I Am Kloot: The Thinking Man's Elbow Who Sing About Drinking And Disaster

2013 looks set to be the breakthrough year for the Manchester band who are finally attaining the recognition they deserve.
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2013 looks set to be the breakthrough year for the Manchester band who are finally attaining the recognition they deserve.

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This could be the breakthrough year for I Am Kloot. They played two dates at the Ritz in Manchester, but where their next date in the city is will be a measure of how much they've reached the heights their talent deserves.

Part of Kloot's appeal for me is how much I find myself drawn to the tragi-drama and warmth of vocalist, front man and talisman John Bramwell. From the moment I first saw him perform as a solo artist he walked on with glasses of wine and beer in one hand, guitar in the other, he struck a chord as a fundamentally honest performer. His guitar playing was incredible too - filling the strange space of the in-the-round theatre with a wide range of often complex notes and chords.

His voice, a lush, throaty Mancunian mix - part Richard Hawley and even Glen Campbell, brings to life these amazing songs, these authentic tales of a life lived. More than once he said the next song was about "drinking, and disaster". I Am Kloot have never made it big, and for a while I was probably one of those fans who quite liked that they probably won't, that they are the thinking man's Elbow.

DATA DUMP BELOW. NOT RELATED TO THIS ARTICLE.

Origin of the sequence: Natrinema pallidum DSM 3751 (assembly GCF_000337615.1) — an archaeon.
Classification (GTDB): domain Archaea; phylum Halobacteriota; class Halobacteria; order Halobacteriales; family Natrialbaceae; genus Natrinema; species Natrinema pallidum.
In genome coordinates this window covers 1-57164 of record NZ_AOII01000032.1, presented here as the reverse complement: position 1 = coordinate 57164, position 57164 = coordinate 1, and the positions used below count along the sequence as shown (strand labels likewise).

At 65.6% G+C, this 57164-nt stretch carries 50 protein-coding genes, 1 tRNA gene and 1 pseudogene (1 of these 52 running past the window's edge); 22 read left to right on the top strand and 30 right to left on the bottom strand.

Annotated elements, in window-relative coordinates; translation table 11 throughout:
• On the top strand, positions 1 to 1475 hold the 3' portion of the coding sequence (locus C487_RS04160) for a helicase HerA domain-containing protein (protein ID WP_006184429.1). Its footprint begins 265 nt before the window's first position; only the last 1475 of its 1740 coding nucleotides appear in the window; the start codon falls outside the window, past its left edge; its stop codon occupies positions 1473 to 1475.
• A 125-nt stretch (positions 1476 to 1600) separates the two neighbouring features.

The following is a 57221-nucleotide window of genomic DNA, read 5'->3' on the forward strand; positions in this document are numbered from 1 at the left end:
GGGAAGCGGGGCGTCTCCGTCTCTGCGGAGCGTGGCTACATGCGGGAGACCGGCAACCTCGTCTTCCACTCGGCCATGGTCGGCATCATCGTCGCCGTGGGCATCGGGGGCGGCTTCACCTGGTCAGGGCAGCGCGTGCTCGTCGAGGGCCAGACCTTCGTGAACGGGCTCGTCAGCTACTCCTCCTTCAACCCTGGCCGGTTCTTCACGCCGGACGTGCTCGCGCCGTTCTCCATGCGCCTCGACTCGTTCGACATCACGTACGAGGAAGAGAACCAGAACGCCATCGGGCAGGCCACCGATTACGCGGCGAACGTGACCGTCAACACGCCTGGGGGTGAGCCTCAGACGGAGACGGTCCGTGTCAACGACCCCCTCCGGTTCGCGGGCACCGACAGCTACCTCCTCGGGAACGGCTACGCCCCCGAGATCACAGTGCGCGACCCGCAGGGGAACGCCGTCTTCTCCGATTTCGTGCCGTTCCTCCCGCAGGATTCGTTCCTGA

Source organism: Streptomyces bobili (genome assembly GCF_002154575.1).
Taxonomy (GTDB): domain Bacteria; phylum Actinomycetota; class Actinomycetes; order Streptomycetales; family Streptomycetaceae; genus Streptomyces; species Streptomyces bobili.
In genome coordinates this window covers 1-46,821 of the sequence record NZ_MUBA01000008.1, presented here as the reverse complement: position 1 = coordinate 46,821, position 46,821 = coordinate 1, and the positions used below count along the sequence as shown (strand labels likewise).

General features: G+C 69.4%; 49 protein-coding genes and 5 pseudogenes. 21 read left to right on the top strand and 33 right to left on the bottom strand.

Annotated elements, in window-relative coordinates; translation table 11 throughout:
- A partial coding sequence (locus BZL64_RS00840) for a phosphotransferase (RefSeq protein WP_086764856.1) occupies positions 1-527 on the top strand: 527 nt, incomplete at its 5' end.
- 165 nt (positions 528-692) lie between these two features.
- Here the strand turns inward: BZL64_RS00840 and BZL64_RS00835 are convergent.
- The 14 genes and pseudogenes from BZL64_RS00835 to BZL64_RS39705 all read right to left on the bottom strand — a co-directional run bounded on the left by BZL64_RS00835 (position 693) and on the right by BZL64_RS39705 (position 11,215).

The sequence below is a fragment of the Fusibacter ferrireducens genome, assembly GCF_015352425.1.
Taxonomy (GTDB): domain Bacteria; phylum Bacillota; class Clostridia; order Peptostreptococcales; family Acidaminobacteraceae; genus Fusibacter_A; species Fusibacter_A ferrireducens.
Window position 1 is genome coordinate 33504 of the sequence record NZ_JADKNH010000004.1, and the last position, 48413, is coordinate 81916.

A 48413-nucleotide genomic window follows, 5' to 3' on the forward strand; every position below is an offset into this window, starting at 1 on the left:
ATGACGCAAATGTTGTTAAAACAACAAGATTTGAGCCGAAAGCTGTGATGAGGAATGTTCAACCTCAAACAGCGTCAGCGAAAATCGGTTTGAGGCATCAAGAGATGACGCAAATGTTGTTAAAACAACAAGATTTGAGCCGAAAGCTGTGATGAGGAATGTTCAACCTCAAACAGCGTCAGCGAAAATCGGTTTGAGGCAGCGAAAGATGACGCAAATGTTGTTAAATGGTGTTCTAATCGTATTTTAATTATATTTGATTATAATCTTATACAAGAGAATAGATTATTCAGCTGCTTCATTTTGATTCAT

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But this new album is getting airplay, recognition, support and a growing loyal following. But you find yourself in that awkward position of wanting them to accelerate alongside Elbow's slipstream and carry on with these songs that have been produced painfully and carefully amidst a backdrop of fighting demons. You don't do that kind of work from a mansion in Oxfordshire.

The new album Let It All In has an enchanting quality, Bramwell's light and melancholy music is capable of such stirring, despite such heavy dollops of melancholia. I wonder whether this will be their breakthrough, certainly it deserves to on the basis of the first few listens. I was happy for Elbow when they achieved great success, but as I've got to love Kloot I've felt a nagging frustration that they are better. It's not a contest, but I wish it more than anything. A new video with John Simm starring in it may help. One of them will have to be this album's One Day Like This, though I'm not sure which one yet, probably These Days Are Mine.